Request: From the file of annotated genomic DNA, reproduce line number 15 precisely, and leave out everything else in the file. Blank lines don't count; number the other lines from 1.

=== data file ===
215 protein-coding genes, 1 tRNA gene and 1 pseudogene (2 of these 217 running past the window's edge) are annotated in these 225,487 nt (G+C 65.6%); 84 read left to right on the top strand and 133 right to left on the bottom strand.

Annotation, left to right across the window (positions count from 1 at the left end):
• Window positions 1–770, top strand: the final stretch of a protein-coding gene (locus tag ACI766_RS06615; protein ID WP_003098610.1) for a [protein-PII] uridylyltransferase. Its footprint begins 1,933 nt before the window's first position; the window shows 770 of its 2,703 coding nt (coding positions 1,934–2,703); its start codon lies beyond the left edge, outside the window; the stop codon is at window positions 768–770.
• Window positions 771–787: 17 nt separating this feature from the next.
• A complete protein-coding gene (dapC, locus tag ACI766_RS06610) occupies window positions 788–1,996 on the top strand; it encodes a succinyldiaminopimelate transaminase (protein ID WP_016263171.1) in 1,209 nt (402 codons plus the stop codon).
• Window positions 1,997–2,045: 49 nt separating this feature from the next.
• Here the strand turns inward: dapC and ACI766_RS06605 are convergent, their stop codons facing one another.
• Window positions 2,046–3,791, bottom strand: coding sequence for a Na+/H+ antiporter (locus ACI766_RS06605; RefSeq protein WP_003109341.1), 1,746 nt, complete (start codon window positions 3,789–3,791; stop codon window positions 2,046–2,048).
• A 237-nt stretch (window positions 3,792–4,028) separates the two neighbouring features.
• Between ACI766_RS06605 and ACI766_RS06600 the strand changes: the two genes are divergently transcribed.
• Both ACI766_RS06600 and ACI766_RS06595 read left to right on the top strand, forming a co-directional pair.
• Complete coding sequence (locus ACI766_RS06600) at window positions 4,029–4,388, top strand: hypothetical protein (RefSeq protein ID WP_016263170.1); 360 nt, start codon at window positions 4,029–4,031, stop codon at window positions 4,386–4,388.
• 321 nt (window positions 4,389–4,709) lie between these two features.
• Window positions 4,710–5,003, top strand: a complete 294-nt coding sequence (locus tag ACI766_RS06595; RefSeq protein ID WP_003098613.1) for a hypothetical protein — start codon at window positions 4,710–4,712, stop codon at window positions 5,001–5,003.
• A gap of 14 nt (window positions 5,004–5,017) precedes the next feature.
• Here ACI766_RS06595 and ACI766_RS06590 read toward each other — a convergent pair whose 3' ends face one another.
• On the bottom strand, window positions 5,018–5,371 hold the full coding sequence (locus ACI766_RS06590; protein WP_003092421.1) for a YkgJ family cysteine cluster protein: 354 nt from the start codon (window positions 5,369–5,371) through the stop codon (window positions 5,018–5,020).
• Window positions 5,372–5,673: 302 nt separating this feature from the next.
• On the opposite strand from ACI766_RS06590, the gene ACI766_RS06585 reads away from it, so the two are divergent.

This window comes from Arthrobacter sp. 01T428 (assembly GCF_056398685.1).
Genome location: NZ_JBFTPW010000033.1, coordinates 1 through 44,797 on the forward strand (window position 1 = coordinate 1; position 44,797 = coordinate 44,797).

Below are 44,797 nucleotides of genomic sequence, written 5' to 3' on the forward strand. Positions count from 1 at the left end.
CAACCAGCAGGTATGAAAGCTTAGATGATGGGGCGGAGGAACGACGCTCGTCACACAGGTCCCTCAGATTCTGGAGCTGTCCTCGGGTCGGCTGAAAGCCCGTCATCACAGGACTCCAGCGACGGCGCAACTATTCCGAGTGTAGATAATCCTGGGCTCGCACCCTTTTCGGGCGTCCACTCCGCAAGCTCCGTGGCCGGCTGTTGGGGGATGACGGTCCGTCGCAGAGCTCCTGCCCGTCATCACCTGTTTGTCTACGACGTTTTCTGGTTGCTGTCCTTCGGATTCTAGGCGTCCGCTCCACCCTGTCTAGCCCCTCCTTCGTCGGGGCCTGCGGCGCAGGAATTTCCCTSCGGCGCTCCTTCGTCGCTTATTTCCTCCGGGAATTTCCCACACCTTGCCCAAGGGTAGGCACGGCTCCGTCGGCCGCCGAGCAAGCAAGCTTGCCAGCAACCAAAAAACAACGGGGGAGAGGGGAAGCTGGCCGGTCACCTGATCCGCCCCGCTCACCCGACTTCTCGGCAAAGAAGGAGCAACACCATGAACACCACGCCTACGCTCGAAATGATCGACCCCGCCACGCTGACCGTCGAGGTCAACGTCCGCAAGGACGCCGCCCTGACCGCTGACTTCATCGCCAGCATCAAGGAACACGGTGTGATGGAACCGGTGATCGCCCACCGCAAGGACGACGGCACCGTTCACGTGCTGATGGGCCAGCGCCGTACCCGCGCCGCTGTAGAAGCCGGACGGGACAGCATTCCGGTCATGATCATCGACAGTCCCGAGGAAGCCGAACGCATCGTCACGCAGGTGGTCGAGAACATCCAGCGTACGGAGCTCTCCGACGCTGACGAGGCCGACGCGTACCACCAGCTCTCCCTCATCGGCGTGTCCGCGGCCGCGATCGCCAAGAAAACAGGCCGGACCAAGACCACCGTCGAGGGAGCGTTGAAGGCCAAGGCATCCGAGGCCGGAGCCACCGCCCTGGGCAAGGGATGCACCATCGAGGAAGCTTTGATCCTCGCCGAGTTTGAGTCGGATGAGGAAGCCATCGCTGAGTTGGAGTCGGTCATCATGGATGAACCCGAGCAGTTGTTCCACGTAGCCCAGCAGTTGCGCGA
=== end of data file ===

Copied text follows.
• A gap of 14 nt (window positions 5,004–5,017) precedes the next feature.